There is no question that Huawei produces competitive smartphones. But one of the major criticisms of European and American customers has always been the software – too crowded with pre-installed bloatware, troubled by an ineffective power-saving mode, and otherwise weighed down by an overloaded appearance. I had the chance to communicate these concerns to Changzhu Li, the vice president of Huawei’s smartphone arm, in an interview, and he acknowledged that work needs to be done.
What is in store for EMUI 5?
Li promises a new version of EMUI in the third quarter of 2016. The plan is to make big cutbacks, resulting in a “basic package”, says the smartphone boss. The focus this time around will be on user-friendliness. Perhaps it is finally time to add an app drawer.
Fewer smartphones and faster updates
Huawei’s smartphone portfolio has been reduced over the past five years from over 70 devices to around 20; a narrowing of perspective is the goal, to focus on only eight lines, running in parallel. Here, the P9, P9 Plus and P9 lite count as one line, and Honor devices are also included in the figure. Ada Xu, the global head of PR at Huawei, had assured me of this the day before my interview with Li.
This step will reduce the maintenance costs for the software on the company’s range of devices. Li explains that Huawei has set the goal of providing Android updates with no more than a two-month delay. He acknowledged that getting updates out to mid-range devices has been a challenge, one that didn’t seem to disturb Chinese customers too much. Criticism of the sluggish update process instead came primarily from Europe, which has been the impetus for this change in approach from Huawei.
Open Source yes, but only for Huawei-enabled apps
As many of you like Huawei hardware, but less so the software, I raised the question of making it open source. But Li stated that Huawei would continue to make “one EMUI for all markets” and keep a hold of it. The online documentation for the EMUI hardware interfaces is only available for Chinese developers, who are still not meant to modify the firmware itself.
Under the hood, Huawei is preparing its system for hardware-optimized apps. Through certain programming interfaces, it will be possible to optimize apps for the processor or the camera, so they run faster on Huawei devices or make full use of the available components. Such optimized apps will only really be seen in Huawei’s own app store. They will theoretically also be available through the Play Store, but will be much more difficult to find.
Google’s Play Store has a big quality problem
And then Li came to an important point of criticism concerning Android: the Play Store and many other Android app sources are subject to weak quality control. It often happens that users download poorly designed apps or apps that request too many permissions. This leaves users dissatisfied with the overall experience, but it also means they are regularly risking their privacy due to data-hungry apps.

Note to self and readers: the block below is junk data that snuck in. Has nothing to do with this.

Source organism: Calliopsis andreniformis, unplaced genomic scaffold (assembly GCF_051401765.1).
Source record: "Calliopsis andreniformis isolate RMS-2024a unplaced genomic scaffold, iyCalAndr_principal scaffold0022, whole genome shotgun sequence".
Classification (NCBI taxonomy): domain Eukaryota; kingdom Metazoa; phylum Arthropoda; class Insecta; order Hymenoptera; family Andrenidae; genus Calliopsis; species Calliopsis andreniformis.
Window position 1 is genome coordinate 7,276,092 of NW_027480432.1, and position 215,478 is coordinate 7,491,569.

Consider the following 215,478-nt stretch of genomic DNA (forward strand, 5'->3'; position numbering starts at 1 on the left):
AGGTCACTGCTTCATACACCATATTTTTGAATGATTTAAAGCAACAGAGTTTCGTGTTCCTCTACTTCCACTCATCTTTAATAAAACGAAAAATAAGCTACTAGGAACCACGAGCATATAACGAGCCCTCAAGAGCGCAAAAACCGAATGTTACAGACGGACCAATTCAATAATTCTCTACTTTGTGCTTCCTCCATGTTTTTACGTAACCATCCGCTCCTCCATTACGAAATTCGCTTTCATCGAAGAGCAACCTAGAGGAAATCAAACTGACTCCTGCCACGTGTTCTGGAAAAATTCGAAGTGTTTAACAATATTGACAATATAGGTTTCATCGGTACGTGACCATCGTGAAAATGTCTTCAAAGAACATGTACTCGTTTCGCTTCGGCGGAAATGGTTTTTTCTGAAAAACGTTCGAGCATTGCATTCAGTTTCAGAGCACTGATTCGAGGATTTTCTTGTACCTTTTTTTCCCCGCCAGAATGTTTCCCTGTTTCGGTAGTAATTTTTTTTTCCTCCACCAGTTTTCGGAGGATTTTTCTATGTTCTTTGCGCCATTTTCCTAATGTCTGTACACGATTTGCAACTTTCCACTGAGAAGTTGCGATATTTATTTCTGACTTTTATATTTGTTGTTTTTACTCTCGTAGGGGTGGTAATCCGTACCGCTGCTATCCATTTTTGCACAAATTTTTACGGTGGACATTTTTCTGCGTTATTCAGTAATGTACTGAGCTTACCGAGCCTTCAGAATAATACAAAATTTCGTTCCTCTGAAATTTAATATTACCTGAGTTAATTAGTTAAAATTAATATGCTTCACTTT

The alternative concept of Huawei’s app store already exists in China. Huawei’s own team of curators examine the incoming apps according to a similar set of criteria to those used in the Apple App Store. In my iPhone SE review, I showed you examples of how consistently high-quality apps make the iPhone better on a user-experience level.
Li had caught our attention with the Huawei app store, so the question arose: is it coming to Europe? “I hope so,” replied Li, without going into any specifics.
For now, Huawei is sticking with Android, even if the system is not optimal
Huawei is actually capitalizing on the shortcomings of the Android operating system. Many users find that their smartphones slow considerably after a few months, or there is no more free memory available; “Our smartphones remain fast,” said Li.
The reason for this is to be found in software optimizations, which EMUI buries deep within the Android system. “Do you have enough room for maneuver if you work with Google and many other manufacturers on Android?” I asked Li. “Yes, definitely,” he assured me.
“But can you attain a perfect operating system without optimization?” I asked. Li considered this for a moment and then said, “Google is taking many steps to improve the system.” But he is always looking for ways to act and sees a need for optimization that would allow Huawei to stand out from the competition. And I can’t fault him for this tactic. Huawei will remain tied to Android for a long time. The benefits of the huge ecosystem are too great, whether talking about the continual development of the operating system or the large number of apps available.
Nothing tangible in virtual reality
“Do not expect any products,” Li said succinctly when I spoke to him about Daydream. Google’s new VR platform based on Android “is certainly good for the ecosystem,” said the smartphone boss. Even if Huawei employs the technology, it does not mean that we should necessarily expect VR hardware from them.
What do you think of Huawei’s plans for EMUI and faster Android updates? Let us know in the comments.
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